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Week 29, Sunday. Year of Faith - Words of THE WORD

“To You I call; for You will surely heed me, O God; turn Your ear to me; hear my words. Guard me as the apple of Your eye; in the shadow of Your wings protect me." (Psalm 17:6, 8)

COLLECT
Almighty ever-living God, grant that we may always conform our will to yours and serve your majesty in sincerity of heart.
Through our Lord Jesus Christ, your Son,
who lives and reigns with you
in the unity of the Holy Spirit, one God,
for ever and ever.


RESPONSORIAL PSALM (click for full Psalm)
Lord, let your mercy be on us, as we place our trust in you. (Psalm 33:22).


SCRIPTURE EXCERPT (click for all readings)
“Therefore, since we have (Ἔχοντες, Echontes)
a great high priest who has passed through the heavens,
Jesus, the Son of God, let us hold fast (κρατῶμεν, kratomen)
to our confession (ὁμολογίας, homologias).
For we do not have a high priest who is unable to sympathize
with our weaknesses, but one who has similarly
been tested in every way, yet without sin.
So let us confidently approach the throne of grace
to receive mercy and to find grace for timely help.”
(Letter to the Hebrews 4:14-16.


REFLECTION
Today is World Mission Sunday and this is observed throughout the Church universal. Coming as it does only days after the opening of the “Year of Faith” and the “Synod on The New Evangelization for the Transmission of the Christian Faith,” World Mission Sunday recalls specifically Jesus’ command: “Go, therefore, and make disciples of all nations, baptizing them in the name of the Father, and of the Son, and of the Holy Spirit, teaching them to observe all that I have commanded you. And behold, I am with you always, until the end of the age (Matthew 28:19-20).” Both the Synod and the “Year of Faith” have shed bright light on Jesus’ missionary mandate and brought into clear focus broad as well as specific dimensions of the Church’s missionary life that must be engaged in both the evangelizing of the World and the re-evangelizing of those who have been catechized in the Faith, but have drifted away from the encounter with the Person, Jesus.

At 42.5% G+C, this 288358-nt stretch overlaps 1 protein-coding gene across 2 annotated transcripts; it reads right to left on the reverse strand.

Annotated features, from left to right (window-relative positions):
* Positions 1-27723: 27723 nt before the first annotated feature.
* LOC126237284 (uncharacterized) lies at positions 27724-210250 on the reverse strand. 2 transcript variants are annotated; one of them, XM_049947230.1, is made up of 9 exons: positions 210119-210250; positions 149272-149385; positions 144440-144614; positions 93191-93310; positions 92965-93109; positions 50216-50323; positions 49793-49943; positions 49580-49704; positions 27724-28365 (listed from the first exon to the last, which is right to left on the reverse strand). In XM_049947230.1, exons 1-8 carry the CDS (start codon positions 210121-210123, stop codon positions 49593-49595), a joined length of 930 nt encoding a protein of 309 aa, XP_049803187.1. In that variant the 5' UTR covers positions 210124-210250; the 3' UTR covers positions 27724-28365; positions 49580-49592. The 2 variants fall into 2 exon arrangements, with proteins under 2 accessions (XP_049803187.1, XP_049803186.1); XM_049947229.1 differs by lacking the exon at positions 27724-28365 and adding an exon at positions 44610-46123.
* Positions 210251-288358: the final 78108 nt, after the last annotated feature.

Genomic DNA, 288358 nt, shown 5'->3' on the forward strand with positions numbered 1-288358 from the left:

How timely as the Letter to the Hebrews expresses concerns (some might say alarm) for those who have drifted away from the assembly and encourages them to return. Why? It is all about grasping the uniqueness of Who Jesus is as “the Great High Priest.” As the proclamation from Hebrews begins this Sunday, this is the joy, confidence and hope of the inspired authored: “we have (Ἔχοντες, Echontes) a great high priest.” The Greek verb ἔχω (echo) is appropriately translated “to have.” But a quick check of any Greek lexicon reveals that this verb has many, many shades of meaning. Many of those meanings historically developed as earlier languages, particularly Hebrew and other Semitic languages, did not have the verb “to have.” While there were certainly ways of describing possession without the verb “to have,” as this verb came into later languages of antiquity a distinction was made between the verb’s application to an object and the verb’s application to some aspect of human living. Bauer notes in his Lexicon that when referencing human life, ἔχω means “to stand in a close relationship to someone.” This is the grounding of the author’s confidence. Not an ideology. Not a listing of do’s and don’ts. Not a listing of teachings or principles. Simply, a Person – a unique Person Who is God-in-the-flesh.